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William N. Gill Sr., owner of Village Sub Shop chain

Founder of submarine sandwich shops had no idea how to make them or the pizza he served when starting

By Frederick N. Rasmussen, The Baltimore Sun

6:13 PM EDT, October 8, 2013

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William N. Gill Sr., founder of the Village Sub Shop chain that had numerous sites in the city and Baltimore County and later included the Steak & Rib Restaurant, died Saturday of a heart attack at his Lutherville home. He was 82.

William Norton Gill Sr., who was born and raised in the former 10th Ward in Baltimore, graduated in 1950 from Mount St. Joseph High School in Irvington.

He later worked for the old State Roads Commission and was a frozen food salesman. While sitting in a shopping center one day, Mr. Gill realized it would be the perfect location for a pizza shop.

So he borrowed his wife's savings of $700 and opened his first Village Sub Shop in a former garage in the 5200 block of Belair Road in Gardenville in 1957.

"It could have been anything at that point," Mr. Gill told The Evening Sun in a 1978 interview. "But I figured it could go as a sub shop."

"He saw the store as a business opportunity for him. And when he started, he didn't know how to make subs or pizza but said he'd learn," said his son, William N. Gill Jr., who later joined his father in the business.

"At the time he got into the business, you didn't have the big chains. His goal was to open a locally owned chain of sub and pizza shops and become the largest in the Baltimore area," said the younger Mr. Gill, who lives in Fallston.

From the beginning, Mr. Gill focused on blue-collar customers, his kind of people, he said in the 1978 interview.

In the late 1950s, Mr. Gill was charging 50 cents for half a cheeseburger sub while the whole sandwich could be had for 95 cents. A traditional cold-cut sub sold for 65 cents, while on the high end, a shrimp salad sub was $1.05.

In the 1960s, a basic tomato and cheese pizza sold for $1.50, while the house specialty, a "pizza with any four ingredients," was $3.25. Extra cheese cost 35 cents.

Eventually, the business became so successful that it was selling more than a million sandwiches a year.

Mr. Gill developed a business relationship with John Paterakis, head of H&S Bakery, during the early days.

"He would pass it on his way home and would call my father and say, 'I have some fresh bakes, I'm coming home that way and I'll drop some off to you.' They were fresh off the line and were delivered in a brown paper bag, not plastic," his son recalled.

His son said Mr. Gill was a customer of H&S Bakery from 1957 to 2009, when his last sub shop closed.

From the beginning, Mr. Gill worked long hours: 10-to-12-hour days during the week and 14-hour days on weekends.

He added two more shops, one in Overlea and one on Kenwood Avenue. In the early 1960s, he partnered with a brother, Lloyd Gill Sr., and Michael Graziano, a brother-in-law, to expand the business when they formed Village Enterprises Inc.

Village Sub Shops would eventually ring the city — 14 of them — with stores on Joppa Road, Route 40 West, Liberty Road and in Dundalk, the Parkville Shopping Center, Loch Raven Plaza, Perring Parkway Plaza, Alameda Shopping Center, Padonia Village Shopping Center, Perry Hall Shopping Center and Rosedale Shopping Center.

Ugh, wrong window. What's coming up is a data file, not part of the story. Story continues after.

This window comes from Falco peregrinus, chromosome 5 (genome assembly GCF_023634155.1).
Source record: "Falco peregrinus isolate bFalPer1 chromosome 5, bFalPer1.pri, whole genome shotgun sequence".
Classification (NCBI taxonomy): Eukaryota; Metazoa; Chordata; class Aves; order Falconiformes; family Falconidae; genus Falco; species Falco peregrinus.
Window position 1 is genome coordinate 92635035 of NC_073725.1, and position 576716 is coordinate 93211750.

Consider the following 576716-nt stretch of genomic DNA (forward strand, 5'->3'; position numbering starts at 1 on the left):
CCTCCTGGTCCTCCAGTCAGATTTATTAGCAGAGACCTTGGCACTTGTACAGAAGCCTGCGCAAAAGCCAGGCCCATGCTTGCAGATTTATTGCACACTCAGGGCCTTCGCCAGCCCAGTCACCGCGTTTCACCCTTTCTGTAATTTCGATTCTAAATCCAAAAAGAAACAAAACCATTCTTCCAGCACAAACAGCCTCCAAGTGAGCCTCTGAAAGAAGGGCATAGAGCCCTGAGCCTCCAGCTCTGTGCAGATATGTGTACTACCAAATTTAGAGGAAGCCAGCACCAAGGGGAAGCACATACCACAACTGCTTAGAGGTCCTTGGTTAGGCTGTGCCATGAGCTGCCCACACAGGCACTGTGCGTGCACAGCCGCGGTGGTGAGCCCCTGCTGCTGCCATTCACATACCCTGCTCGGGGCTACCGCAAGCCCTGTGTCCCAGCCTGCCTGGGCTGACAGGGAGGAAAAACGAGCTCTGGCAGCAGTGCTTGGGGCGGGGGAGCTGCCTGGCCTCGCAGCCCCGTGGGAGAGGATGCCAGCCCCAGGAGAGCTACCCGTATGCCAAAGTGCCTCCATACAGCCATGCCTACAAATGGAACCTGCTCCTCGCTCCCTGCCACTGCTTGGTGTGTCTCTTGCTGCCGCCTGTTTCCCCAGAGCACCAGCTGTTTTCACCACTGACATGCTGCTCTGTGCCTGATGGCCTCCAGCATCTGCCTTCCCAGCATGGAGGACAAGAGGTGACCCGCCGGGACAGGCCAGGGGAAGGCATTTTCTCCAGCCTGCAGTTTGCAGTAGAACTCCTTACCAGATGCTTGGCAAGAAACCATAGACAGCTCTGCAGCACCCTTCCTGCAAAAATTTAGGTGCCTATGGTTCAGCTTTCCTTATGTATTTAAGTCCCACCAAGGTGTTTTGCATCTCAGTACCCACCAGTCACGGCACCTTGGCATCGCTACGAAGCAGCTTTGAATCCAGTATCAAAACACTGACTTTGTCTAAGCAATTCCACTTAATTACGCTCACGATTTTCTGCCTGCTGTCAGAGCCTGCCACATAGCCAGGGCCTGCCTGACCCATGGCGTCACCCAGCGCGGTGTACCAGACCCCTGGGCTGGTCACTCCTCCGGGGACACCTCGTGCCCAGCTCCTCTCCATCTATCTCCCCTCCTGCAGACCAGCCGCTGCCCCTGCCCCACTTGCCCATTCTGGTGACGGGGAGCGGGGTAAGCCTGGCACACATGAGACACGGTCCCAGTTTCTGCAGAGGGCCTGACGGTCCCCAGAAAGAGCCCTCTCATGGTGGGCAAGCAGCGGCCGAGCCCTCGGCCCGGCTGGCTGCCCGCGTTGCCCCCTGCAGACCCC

His son said the shops were popular with Baltimore Colts players, who came in after a night on the town.

"Artie Donovan would call at 2 a.m. and order five or six subs. They then came to the shop, ate them in the kitchen, when all my father wanted to do was go home because he was so tired, and they had to play football less than 12 hours later," his son said.

The most popular subs were the steak and cheese and cold cut, while pepperoni pizza was the big seller.

The partners then established four Ice Cream Tree stores with locations in Towson, Hamilton, Kenwood and Dundalk, where 36 hand-dipped flavors were available along with such house specialties as banana splits, sundaes, shakes and sodas.

They later established the Steak & Rib Restaurant in the 5600 block of The Alameda in the late 1960s. It became the S & R Banquet Hall after the steakhouse moved to the 1600 block of E. Joppa Road near Baynesville in the 1970s.

While diners listened to music, they dined on thick-cut prime filet, stuffed jumbo lobster tail and the house specialty of French onion soup "served in a crock topped with Parmigiana cheese and baked to a golden brown," according to one newspaper reviewer.

In the 1980s, the partners dissolved their partnership, with Mr. Gill's son taking over his father's former stores while his nephew took over his brother Lloyd Gill Sr.'s interests.

In addition to the food business, Mr. Gill became a partner with William Steiner and established Atlantic Promotions, which brought to Baltimore such musical acts as Roger Williams, Johnny Mathis, the Kingston Trio, and the Dukes of Dixieland.

Mr. Gill was an active member of the Gardenville Lions Club and supported the Maryland School for the Blind.

He was a member of Eagles Nest in Phoenix, Baltimore County, where he enjoyed playing golf. He also was a sports fan.

A religious service will be held at 7:30 p.m. Wednesday at the Ruck Towson Funeral Home, 1050 York Road, with graveside services being held at 11:30 a.m. Thursday at Dulaney Valley Memorial Gardens, 200 E. Padonia Road.

In addition to his son, Mr. Gill is survived by his wife of 62 years, the former Gertrude Heilman; two daughters, JoAnn Gill-Becker of Towson and Linda Catherine Gill-Griffith of Delta, Pa.; and three grandchildren.

fred.rasmussen@baltsun.com